Secondly, once we’ve identified something we find interesting, our eyes examine the item so that we can fully understand it. We’re seeking clarity, so our pupils dilate or contract accordingly, to let the right amount of light in and according to the emotions the item triggers, thus telling others whats going on in our mind.
Eye-tracking essentially measures our eye activity when we look at something in order to determine where we’re looking, at what, for how long, what we’re ignoring, when and how often we blink, and how our pupil reacts to different stimuli, thus indicating how we feel about it. Specifically, eye-tracking records our eye movements and gaze patterns. Basically, it analyses human processing of visual information, measuring attention, interest and arousal, making it an incredibly useful tool for research on human (and increasingly consumer) behaviour.
How do eye trackers actually work? Data is collected using either a remote or head-mounted ‘eye tracker’ connected to a computer. There are many different types on the market, but essentially they consist of a light source and a camera typically a video camera. The light source (usually infrared) is pointed at the eye, while the camera tracks the reflection of the light source and changes to visible ocular features such as the pupil. The data is used to extrapolate the rotation of the eye and hence gaze direction. In addition, information such as blink frequency and changes in pupil size are also measured.
This data is then analysed. The most common form is to analyse the visual path of a participant across an interface such as a computer screen. Each eye data observation is translated into a set of pixel coordinates. This then shows the presence of eye data points in different parts of the screen, determining which features were looked at, what features got attention, how quickly the eye moved across the content, what content was overlooked, and nearly any other gaze-related question. Data visualisations then show what people see and pay attention to through individual gaze plots and heat maps that show the combined gaze activity of several participants.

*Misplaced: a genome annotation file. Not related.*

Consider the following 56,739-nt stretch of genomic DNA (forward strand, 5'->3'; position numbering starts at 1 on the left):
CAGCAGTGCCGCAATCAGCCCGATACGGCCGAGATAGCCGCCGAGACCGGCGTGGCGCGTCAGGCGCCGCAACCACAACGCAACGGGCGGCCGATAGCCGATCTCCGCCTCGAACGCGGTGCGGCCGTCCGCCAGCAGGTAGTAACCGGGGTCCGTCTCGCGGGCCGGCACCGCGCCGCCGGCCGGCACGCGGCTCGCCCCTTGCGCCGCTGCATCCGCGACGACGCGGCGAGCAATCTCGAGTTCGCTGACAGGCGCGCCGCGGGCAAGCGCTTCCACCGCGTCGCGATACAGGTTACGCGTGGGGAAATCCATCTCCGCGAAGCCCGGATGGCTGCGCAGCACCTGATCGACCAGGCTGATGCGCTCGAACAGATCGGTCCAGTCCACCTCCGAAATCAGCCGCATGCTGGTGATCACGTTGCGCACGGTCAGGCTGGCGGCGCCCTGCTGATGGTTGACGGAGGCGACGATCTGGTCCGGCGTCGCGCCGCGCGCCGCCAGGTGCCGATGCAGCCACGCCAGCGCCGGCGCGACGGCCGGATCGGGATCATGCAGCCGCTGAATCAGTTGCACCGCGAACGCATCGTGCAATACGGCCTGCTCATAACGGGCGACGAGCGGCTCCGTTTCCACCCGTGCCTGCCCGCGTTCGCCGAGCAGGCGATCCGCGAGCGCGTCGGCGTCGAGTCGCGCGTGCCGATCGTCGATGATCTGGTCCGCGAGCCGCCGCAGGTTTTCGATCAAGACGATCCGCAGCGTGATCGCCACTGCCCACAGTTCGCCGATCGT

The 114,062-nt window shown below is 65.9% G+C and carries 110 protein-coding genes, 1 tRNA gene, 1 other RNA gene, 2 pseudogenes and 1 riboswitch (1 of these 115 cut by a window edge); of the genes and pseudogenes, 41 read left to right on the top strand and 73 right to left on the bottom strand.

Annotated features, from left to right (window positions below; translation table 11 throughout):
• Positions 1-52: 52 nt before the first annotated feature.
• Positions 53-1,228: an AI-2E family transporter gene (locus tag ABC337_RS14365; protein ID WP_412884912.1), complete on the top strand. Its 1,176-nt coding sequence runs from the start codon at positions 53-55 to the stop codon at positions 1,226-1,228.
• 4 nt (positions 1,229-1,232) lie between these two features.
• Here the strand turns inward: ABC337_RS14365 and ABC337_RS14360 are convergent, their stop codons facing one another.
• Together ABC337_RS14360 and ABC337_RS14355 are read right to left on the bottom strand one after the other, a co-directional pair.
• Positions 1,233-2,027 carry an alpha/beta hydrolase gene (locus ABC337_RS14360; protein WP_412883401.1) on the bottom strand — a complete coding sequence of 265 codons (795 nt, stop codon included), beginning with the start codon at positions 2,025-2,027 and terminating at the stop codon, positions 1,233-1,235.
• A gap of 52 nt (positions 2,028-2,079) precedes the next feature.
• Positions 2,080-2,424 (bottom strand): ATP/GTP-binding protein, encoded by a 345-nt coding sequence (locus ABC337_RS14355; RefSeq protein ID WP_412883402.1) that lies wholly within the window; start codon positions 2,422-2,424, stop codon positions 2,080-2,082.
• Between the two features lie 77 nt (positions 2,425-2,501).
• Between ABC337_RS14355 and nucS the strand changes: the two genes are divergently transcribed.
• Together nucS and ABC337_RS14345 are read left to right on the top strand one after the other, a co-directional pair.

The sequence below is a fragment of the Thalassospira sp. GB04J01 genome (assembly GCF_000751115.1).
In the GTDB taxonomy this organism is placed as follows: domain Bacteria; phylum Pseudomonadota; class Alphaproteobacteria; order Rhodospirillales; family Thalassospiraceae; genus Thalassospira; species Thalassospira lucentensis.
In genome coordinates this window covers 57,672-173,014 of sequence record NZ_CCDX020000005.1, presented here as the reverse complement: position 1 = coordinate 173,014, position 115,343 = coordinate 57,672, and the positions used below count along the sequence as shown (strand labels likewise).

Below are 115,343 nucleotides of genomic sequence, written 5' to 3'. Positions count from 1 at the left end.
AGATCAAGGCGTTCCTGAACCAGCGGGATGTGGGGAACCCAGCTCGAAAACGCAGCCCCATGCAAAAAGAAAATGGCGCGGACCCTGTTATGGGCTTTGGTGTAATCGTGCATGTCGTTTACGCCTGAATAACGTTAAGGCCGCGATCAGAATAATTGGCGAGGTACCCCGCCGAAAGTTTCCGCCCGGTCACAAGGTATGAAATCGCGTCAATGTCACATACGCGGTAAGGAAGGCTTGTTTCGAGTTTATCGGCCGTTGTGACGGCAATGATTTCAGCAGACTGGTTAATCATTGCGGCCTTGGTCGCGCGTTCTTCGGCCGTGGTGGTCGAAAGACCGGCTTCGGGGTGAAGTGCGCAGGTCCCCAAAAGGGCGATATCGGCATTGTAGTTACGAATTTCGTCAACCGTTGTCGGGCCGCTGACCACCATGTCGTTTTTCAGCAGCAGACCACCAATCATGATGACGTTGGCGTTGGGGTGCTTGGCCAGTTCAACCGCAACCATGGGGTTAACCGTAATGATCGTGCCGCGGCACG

Eye-tracking technology has numerous applications, from entertainment to market research to assistive disability technologies and medical diagnoses and treatment.
Researchers can observe what our brains choose to look at. They can’t explain why our brain chooses to look at specific things, but they measure and record the sequence of visual pointing decisions our brain makes, and are able to infer what is visually important to people’s underlying cognitive processes.
Brands can use eye-tracking in a myriad of ways: to evaluate their products, packaging designs, advertising, websites, mobile apps and online and offline shopping behaviour, in order to optimise the customer experience. It’s possible to measure both attention to brands and their key messages as well as the ease or difficulty of store navigation. Metrics include engagement (number of fixations, dwell time, % of time in an area), ease of processing (fixation duration), findability (time to first fixation and number of fixations prior to first fixation), order of processing (gaze path), comprehension (repeat fixations) and excitement (pupil dilation).
For those new to the technology, leading biometric research company iMotions has produced a helpful set of six tips for getting the best out of any eye-tracking research experience.
- Have optimal environment and lighting conditions
- Work with dual screen configuration
- Clean your computer
- Properly train all involved staff
- Use protocols
- Simplify your lab set up
Give it a go. All the signs are pointing to a future where few of our lives won’t be touched by eye-tracking in some form — especially if the triumvirate of Google, Facebook and Apple have their way!